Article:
• Very difficult to tell an alligator from a crocodile Abrie. Something is different in their jaw construction I think. In any case I am more than careful with my chewing gum sticking! As for docile, they definitely are not but I think because there is so much prey that is easier for the taking they rarely bother with humans. Too boney ๐Ÿ™‚ Thanks for stopping by my friend.


  4. Please tell me you used a telephoto lens to take these shots! They’re terrific and the gators are so “toothy” that they make me just a little nervous. ๐Ÿ™‚ I’m glad they coexist peacefully with humans. I was always taken aback by the signs near the creeks and canals in Florida that casually remind motorists that alligators are swimming there….which is far more effective than warning people to drive carefully!!

    • After nearly 20 years on Kiawah I still find them fascinating and am always on the lookout for them. I have a number of places that are a near-guarantee for any visitors who ask for a gator sighting :-), Thanks as always for your visit and comment Judy.

  5. Nice take on the challenge Tina. I know what they’re thinking with that sly smile/grin…c’mon, just a little closer…lol. Don’t know if i could get comfortable with those guys hanging around. ๐Ÿ™‚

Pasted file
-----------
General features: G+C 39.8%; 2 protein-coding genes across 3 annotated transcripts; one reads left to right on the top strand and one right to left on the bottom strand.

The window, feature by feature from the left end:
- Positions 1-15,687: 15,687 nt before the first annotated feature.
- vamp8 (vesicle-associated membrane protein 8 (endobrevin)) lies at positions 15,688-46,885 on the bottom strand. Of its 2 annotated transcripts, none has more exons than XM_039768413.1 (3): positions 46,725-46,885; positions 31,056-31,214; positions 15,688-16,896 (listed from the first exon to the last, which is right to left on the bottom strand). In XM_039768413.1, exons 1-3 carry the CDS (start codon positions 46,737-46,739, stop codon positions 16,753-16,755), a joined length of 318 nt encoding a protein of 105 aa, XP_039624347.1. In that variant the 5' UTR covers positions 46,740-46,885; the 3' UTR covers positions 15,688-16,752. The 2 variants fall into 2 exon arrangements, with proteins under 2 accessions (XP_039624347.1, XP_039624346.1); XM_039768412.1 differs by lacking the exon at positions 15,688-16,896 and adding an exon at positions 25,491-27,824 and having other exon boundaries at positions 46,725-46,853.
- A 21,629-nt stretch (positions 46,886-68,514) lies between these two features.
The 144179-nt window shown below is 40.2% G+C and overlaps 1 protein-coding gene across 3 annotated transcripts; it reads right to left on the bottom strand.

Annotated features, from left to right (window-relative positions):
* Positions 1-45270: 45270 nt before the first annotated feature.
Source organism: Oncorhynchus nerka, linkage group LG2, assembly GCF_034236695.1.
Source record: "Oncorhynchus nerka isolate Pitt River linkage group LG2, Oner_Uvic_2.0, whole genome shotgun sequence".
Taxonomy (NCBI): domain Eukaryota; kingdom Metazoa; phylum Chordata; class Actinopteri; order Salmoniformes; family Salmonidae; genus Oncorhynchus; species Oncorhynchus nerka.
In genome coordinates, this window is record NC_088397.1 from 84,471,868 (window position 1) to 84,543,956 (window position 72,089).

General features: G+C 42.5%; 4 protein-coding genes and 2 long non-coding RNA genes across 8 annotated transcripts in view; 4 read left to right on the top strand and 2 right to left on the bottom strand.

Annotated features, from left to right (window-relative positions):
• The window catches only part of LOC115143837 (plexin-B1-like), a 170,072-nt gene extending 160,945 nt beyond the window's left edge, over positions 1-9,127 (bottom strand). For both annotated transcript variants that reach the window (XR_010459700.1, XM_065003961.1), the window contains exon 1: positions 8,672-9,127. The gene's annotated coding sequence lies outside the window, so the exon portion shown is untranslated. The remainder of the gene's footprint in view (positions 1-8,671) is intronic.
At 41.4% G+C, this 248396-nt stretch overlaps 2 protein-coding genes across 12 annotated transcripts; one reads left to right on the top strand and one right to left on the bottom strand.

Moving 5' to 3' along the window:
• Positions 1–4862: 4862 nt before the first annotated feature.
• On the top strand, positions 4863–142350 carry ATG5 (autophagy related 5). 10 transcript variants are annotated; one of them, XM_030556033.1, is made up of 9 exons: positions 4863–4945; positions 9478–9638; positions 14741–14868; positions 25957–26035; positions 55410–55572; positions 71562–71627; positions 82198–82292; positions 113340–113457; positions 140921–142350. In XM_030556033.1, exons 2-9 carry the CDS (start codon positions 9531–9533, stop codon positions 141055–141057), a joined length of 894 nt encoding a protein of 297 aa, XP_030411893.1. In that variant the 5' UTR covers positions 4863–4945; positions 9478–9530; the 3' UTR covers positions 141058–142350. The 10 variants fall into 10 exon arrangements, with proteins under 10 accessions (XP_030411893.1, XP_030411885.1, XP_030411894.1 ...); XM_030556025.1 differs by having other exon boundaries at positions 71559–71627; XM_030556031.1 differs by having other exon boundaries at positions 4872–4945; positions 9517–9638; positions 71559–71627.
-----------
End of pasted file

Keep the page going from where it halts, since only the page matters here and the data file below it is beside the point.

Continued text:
6. Nice smile collection, Tina! These fellows tend to make me smile, too. Interesting that their travels are being tracked; I’ve wondered how far an individual alligator might wander.

    • Well I did try to take a bit of a different approach this week Anita – and you must admit they DO seem to be smiling, don’t you think? Appreciate your stopping by.

    • We do indeed Jude – there’s a large male gator who frequents the lagoon behind my home who has a girlfriend across the way in another pond. He goes back and forth constantly and we always get a laugh out of it. Of course when my granddaughter visits he’s nowhere to be found ๐Ÿ˜ก

  7. Fun alligator pics, Tina. Fascinating creatures and always exciting to spot on the island. Cool that they are studying them but those transmitters are much worse than the tags on the deer’s ears or the bobcat collars.

    • The transmitter are indeed quite large Jane, but I think because their armor is so think they probably need more heft to monitor them. I was impressed at the number of gators they’ve counted across the island. 700 is way more than I’d have thought.

    • Thanks Amy – the good news is they rarely move so shooting them is fairly simple. Of course, that doesn’t count the time I had my lens focused on an egret and almost walked on one of the biggest gators I’ve ever seen which happened to be at my feet as I was focused upwards. YIKES! If I’d been alone that day I probably wouldn’t be here to tell the story but happily my nephew shouted a warning before what would have been a certain calamity.